“Thermal coal accounted for I think it was like 12% of DRA’s revenues in the last financial year, and that’s down substantially from where it has been in the past.

“Given what we’re seeing in the market we see that trend continuing.”

Naude noted, however, that thermal coal remains a part of the global energy mix.

“Obviously coal is still a part of the energy baseload and we do work with responsible coal developers but we’re pretty selective about what we do in that space and I do see economies moving away from coal over the long term.”


Base metals a growing part of project mix

In calendar year 2020 precious metals – mainly platinum and gold – made up around 31% of DRA’s revenue mix, with bulk commodities next at 22%.

Base metals, many of which like nickel and copper are prized for their future value as battery components, accounted for around 19% of the total and more than $1.5 billion of DRA’s projected near and longer term project and operational pipeline.

That was up from 8% in 2018 and 15% in 2019.

DRA recently announced a major contract on the debottlenecking project at BHP’s Mt Keith concentrator, one of the key cogs of its Nickel West division in WA, which is ramping up to become one of the world’s biggest suppliers of nickel sulphate for battery makers.

While designated “battery minerals” only make up a small portion of that pipeline, Naude expects the company’s capabilities in that space to grow.

“Our service offering is engineering, project delivery, operations management and our focus in on minerals and mining as well as non-process infrastructure,” he said.

“In terms of our commodity expertise, we have for a long time had a strategy around diversity and diversification and have always tried to maintain a balanced portfolio and look to invest in commodities that we see being more prevalent in the future.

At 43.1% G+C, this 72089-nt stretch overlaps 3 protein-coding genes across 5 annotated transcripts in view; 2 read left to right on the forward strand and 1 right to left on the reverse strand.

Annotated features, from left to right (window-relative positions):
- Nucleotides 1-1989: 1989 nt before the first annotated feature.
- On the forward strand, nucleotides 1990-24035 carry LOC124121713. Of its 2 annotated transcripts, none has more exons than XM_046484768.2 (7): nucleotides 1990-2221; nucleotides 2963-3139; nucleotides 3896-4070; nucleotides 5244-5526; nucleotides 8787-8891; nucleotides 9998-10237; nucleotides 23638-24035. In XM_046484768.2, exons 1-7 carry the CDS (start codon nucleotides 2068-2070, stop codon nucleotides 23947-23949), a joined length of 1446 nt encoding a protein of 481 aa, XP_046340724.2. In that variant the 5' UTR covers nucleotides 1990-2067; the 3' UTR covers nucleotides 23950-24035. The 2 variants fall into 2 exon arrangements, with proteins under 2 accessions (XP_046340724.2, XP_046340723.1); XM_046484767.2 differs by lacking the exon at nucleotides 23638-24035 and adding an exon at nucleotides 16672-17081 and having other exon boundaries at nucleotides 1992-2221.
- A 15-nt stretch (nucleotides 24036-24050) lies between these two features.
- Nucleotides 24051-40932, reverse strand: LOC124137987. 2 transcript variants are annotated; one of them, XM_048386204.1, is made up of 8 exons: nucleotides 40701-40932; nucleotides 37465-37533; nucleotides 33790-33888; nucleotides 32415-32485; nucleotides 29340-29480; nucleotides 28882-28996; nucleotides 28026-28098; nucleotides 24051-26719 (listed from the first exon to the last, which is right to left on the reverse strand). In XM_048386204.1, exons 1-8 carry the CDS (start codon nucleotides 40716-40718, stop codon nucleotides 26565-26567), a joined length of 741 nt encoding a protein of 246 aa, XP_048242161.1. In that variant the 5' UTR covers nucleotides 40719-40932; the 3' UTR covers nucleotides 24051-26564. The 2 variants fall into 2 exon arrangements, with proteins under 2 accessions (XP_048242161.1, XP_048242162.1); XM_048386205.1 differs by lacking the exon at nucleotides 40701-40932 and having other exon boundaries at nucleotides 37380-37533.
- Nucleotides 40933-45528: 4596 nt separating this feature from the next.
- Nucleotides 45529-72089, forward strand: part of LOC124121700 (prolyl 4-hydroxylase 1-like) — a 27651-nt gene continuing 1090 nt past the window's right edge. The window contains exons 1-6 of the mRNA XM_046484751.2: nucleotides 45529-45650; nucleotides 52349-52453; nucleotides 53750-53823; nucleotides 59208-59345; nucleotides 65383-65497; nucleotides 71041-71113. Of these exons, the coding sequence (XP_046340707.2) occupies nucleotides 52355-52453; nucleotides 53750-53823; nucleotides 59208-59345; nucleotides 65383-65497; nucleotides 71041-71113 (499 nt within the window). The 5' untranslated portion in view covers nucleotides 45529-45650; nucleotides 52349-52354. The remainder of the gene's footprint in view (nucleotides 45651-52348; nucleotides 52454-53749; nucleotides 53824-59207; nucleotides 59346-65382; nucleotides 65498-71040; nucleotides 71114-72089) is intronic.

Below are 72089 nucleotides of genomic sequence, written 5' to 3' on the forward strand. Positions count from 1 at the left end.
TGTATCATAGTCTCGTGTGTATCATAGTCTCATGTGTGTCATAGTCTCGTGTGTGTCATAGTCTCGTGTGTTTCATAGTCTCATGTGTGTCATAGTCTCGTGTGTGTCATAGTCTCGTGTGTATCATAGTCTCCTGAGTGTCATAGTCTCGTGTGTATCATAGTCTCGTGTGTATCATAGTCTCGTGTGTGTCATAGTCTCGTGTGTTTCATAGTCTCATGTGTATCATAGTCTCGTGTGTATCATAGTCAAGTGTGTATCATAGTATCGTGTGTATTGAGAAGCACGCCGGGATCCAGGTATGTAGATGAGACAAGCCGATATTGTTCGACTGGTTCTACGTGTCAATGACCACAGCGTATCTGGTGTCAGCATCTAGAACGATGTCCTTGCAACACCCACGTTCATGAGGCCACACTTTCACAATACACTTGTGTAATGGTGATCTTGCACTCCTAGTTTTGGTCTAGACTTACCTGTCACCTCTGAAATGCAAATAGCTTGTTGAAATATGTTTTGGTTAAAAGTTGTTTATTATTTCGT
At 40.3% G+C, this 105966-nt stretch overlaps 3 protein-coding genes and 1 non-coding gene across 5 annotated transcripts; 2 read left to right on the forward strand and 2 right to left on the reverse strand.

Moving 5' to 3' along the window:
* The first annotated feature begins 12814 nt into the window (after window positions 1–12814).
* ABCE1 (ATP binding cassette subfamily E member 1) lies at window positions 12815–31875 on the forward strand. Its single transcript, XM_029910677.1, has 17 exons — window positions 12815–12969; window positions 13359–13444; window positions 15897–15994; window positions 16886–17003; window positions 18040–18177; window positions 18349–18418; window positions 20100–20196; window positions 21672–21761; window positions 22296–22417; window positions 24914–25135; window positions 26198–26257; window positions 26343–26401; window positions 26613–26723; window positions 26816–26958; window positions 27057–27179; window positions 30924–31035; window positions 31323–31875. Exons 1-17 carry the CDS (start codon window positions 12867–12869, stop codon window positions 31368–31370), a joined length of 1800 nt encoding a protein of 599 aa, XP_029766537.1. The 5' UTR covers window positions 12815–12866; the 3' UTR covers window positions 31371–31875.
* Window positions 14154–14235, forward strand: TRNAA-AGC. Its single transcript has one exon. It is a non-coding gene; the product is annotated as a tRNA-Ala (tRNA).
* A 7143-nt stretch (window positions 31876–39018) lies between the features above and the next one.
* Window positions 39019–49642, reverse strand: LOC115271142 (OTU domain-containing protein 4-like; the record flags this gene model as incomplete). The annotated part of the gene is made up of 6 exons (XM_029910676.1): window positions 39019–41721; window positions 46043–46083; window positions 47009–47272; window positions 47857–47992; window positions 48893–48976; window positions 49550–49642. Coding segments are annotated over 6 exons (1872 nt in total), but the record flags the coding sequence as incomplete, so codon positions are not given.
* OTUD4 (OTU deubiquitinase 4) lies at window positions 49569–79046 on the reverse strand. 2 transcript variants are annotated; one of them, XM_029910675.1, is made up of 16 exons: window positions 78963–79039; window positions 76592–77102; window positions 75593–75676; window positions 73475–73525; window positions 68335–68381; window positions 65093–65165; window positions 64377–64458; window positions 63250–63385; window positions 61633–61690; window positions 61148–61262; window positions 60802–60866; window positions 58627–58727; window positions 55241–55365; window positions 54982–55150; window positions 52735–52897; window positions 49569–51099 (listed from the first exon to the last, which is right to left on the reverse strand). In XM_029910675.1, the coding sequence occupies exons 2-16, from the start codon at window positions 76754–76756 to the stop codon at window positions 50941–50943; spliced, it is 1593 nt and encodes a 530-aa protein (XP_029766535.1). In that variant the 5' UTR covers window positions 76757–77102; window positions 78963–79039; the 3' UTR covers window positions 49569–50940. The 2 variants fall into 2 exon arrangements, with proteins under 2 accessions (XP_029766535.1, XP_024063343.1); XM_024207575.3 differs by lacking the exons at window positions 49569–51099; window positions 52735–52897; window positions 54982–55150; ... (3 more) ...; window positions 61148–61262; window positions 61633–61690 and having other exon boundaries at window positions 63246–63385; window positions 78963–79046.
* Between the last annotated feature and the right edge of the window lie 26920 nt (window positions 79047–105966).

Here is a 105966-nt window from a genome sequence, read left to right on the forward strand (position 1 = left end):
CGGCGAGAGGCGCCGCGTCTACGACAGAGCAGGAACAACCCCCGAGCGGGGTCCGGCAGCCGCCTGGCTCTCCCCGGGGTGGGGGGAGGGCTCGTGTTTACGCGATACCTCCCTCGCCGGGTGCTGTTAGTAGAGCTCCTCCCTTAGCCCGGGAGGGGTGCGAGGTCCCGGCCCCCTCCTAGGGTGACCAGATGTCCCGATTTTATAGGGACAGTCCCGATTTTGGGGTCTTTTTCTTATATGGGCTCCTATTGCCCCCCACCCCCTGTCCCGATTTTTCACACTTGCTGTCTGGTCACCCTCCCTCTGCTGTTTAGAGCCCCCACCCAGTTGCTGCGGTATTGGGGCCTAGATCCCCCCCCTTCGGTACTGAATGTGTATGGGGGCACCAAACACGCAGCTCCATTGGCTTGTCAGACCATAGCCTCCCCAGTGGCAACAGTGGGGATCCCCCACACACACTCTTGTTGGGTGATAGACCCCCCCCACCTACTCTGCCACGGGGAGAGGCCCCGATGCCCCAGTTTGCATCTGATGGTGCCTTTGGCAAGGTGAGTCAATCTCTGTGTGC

“So yes we’d certainly be developing our capabilities in those spaces.”


Labour shortages not a major impediment to growth

There has been some negative sentiment around the mining services sector around the impact of labour shortages, which have been felt around the world as economies expand against the backdrop of international travel restrictions.

Those have been keenly felt in resources powerhouse WA, where companies including Perenti Global (ASX: PRN), Ramelius Resources (ASX: RMS) and St Barbara (ASX: SBM) have all cited labour market impacts on project delivery.

While it will likely hit companies’ reporting earnings this year, some analysts have noted that concerns about labour shortages have masked strong fundamentals for many mining services stocks.

Naude acknowledged managing projects during the Covid outbreak had been complex, but said DRA had been able to cope with the logistical challenges.

“We have probably experienced it more in Australia than elsewhere in the world,” he said.

“Delivering projects with teams of people when you’ve got travel restrictions, particularly international travel, adds another layer of complexity.

“In terms of labour market costs and pressures, Covid has had an impact on that in terms of limiting other pools of labour, particularly in Western Australia.

“But that’s something that we’ve managed around.”

DRA expects to generate $51.6 million in EBIT this calendar year, up from $39m in 2020.

The company closed up 5c or 1.3% at $4 on its first day of trade.